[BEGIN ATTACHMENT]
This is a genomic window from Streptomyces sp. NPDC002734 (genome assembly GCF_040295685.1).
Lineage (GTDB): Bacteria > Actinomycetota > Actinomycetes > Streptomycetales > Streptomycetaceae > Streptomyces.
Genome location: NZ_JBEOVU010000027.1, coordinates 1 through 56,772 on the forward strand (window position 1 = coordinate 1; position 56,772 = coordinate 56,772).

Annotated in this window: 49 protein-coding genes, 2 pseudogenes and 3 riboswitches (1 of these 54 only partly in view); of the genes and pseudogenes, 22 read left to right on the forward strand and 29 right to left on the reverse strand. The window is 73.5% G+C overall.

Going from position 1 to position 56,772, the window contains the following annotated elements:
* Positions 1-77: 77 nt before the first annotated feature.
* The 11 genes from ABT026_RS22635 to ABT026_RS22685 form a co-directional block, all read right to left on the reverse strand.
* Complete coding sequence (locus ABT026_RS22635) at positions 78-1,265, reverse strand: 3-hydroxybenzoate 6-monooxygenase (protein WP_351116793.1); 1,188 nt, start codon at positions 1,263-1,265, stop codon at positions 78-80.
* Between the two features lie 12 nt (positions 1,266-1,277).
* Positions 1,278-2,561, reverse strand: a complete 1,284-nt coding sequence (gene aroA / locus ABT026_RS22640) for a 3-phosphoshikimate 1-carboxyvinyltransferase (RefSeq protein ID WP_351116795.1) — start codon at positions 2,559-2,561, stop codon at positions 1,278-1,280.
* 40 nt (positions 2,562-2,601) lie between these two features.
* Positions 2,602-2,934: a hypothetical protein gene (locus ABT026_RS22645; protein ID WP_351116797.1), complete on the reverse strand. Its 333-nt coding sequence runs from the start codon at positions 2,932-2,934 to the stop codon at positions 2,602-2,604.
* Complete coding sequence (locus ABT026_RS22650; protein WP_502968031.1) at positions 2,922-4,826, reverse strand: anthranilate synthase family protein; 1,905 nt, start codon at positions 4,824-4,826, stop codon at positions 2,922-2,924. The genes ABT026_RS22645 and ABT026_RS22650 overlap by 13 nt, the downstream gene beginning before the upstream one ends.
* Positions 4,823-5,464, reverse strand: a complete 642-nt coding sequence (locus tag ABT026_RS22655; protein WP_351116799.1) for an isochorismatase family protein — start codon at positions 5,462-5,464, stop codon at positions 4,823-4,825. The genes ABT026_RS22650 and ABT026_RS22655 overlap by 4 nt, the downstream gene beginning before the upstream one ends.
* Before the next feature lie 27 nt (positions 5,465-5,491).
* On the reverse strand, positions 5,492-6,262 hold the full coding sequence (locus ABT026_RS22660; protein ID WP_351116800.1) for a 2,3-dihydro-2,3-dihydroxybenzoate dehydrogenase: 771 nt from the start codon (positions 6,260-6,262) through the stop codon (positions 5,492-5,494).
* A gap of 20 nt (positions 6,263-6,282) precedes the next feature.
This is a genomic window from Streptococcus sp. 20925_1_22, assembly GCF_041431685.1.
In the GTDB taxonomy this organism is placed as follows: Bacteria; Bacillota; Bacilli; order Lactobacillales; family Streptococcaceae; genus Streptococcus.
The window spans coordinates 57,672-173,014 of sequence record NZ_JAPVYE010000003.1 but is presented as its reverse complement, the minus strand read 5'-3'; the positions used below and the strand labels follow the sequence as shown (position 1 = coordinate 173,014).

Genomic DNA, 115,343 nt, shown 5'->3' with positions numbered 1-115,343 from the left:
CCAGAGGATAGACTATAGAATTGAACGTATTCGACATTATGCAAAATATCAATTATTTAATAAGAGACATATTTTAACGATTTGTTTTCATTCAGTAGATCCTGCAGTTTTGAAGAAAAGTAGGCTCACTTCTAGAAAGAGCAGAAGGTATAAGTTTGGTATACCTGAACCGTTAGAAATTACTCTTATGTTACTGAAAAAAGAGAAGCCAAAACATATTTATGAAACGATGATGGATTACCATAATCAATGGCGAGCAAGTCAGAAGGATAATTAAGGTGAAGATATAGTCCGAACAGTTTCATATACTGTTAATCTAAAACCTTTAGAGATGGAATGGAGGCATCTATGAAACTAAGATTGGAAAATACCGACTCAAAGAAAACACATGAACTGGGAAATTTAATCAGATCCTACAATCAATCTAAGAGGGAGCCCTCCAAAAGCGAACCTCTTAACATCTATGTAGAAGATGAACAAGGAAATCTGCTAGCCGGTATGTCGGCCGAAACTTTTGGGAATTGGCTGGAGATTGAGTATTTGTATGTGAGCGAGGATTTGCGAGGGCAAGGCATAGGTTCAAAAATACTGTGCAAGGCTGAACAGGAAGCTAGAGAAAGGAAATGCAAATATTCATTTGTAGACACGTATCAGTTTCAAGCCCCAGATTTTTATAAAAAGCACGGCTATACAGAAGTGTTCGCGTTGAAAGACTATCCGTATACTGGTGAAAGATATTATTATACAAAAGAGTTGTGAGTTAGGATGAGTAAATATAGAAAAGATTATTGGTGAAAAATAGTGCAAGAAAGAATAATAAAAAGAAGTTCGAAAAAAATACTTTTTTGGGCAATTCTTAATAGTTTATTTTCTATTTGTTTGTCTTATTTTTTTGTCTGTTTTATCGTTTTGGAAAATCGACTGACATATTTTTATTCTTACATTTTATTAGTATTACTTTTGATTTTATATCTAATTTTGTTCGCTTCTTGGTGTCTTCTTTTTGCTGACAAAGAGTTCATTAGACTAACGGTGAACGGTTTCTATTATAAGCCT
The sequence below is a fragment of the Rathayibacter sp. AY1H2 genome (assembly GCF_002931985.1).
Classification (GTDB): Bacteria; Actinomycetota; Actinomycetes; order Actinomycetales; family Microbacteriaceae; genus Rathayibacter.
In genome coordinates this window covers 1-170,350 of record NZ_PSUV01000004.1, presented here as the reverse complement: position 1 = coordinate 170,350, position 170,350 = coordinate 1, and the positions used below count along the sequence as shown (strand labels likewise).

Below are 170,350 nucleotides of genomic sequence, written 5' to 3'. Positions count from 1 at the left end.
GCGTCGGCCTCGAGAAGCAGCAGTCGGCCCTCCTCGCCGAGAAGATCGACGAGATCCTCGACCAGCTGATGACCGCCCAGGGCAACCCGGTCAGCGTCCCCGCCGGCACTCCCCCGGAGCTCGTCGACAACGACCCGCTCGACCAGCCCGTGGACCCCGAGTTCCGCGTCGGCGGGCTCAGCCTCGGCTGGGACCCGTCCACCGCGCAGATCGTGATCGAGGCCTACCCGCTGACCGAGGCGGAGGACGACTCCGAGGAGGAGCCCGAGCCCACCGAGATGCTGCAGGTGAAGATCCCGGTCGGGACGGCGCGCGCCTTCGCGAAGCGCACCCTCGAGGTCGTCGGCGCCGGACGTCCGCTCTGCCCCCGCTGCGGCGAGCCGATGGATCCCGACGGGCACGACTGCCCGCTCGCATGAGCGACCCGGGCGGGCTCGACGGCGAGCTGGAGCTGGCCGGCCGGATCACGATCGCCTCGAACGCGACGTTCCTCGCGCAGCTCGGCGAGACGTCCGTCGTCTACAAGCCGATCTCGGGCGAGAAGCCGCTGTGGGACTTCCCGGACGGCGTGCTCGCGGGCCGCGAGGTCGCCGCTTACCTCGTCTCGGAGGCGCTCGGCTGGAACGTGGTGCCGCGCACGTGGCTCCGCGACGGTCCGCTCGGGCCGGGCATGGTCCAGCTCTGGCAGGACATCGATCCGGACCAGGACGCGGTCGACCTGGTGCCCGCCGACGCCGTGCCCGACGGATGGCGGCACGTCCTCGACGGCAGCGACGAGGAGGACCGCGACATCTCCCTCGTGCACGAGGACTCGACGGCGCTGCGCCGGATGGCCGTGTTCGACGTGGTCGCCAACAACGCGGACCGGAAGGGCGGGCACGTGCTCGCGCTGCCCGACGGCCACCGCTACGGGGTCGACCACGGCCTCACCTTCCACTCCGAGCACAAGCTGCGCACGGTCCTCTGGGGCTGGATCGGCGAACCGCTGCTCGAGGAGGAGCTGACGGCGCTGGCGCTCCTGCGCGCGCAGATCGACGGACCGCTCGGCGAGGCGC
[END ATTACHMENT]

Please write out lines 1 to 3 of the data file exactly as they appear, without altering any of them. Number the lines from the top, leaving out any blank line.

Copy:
This is a genomic window from Streptomyces sp. NPDC002734 (genome assembly GCF_040295685.1).
Lineage (GTDB): Bacteria > Actinomycetota > Actinomycetes > Streptomycetales > Streptomycetaceae > Streptomyces.
Genome location: NZ_JBEOVU010000027.1, coordinates 1 through 56,772 on the forward strand (window position 1 = coordinate 1; position 56,772 = coordinate 56,772).